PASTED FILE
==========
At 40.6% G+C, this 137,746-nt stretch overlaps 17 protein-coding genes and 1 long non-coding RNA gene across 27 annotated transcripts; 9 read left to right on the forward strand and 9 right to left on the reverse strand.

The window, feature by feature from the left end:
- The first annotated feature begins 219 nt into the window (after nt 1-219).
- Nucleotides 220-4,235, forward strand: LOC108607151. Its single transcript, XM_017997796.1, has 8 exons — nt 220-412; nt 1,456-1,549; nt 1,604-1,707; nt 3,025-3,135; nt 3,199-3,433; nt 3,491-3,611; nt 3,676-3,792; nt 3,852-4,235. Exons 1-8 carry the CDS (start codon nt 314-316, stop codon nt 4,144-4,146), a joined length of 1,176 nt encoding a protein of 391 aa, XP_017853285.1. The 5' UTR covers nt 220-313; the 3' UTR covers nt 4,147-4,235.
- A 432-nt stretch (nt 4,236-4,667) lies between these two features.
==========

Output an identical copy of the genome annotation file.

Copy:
At 40.6% G+C, this 137,746-nt stretch overlaps 17 protein-coding genes and 1 long non-coding RNA gene across 27 annotated transcripts; 9 read left to right on the forward strand and 9 right to left on the reverse strand.

The window, feature by feature from the left end:
- The first annotated feature begins 219 nt into the window (after nt 1-219).
- Nucleotides 220-4,235, forward strand: LOC108607151. Its single transcript, XM_017997796.1, has 8 exons — nt 220-412; nt 1,456-1,549; nt 1,604-1,707; nt 3,025-3,135; nt 3,199-3,433; nt 3,491-3,611; nt 3,676-3,792; nt 3,852-4,235. Exons 1-8 carry the CDS (start codon nt 314-316, stop codon nt 4,144-4,146), a joined length of 1,176 nt encoding a protein of 391 aa, XP_017853285.1. The 5' UTR covers nt 220-313; the 3' UTR covers nt 4,147-4,235.
- A 432-nt stretch (nt 4,236-4,667) lies between these two features.